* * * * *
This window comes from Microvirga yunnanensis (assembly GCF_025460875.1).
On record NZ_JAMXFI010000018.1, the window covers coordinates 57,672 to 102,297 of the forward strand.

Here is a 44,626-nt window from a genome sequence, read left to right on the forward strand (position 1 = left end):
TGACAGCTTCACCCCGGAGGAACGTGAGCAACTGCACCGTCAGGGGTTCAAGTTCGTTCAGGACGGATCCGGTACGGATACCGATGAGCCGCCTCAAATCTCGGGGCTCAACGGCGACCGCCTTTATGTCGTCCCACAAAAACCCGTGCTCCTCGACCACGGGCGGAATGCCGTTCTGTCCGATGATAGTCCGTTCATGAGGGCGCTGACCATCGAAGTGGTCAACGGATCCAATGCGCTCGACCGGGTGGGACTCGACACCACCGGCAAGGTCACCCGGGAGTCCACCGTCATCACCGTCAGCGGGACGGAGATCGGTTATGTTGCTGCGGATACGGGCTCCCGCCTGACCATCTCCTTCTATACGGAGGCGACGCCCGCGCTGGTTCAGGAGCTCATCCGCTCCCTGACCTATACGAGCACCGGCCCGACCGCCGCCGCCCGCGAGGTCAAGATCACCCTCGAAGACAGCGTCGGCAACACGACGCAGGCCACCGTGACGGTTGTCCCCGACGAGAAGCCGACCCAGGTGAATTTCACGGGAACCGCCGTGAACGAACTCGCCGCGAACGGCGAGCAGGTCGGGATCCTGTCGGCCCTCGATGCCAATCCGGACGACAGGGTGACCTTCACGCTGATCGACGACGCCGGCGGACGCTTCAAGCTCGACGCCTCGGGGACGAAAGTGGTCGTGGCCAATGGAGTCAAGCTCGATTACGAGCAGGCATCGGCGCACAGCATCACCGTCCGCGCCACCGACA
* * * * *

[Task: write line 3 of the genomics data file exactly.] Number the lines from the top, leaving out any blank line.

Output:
Here is a 44,626-nt window from a genome sequence, read left to right on the forward strand (position 1 = left end):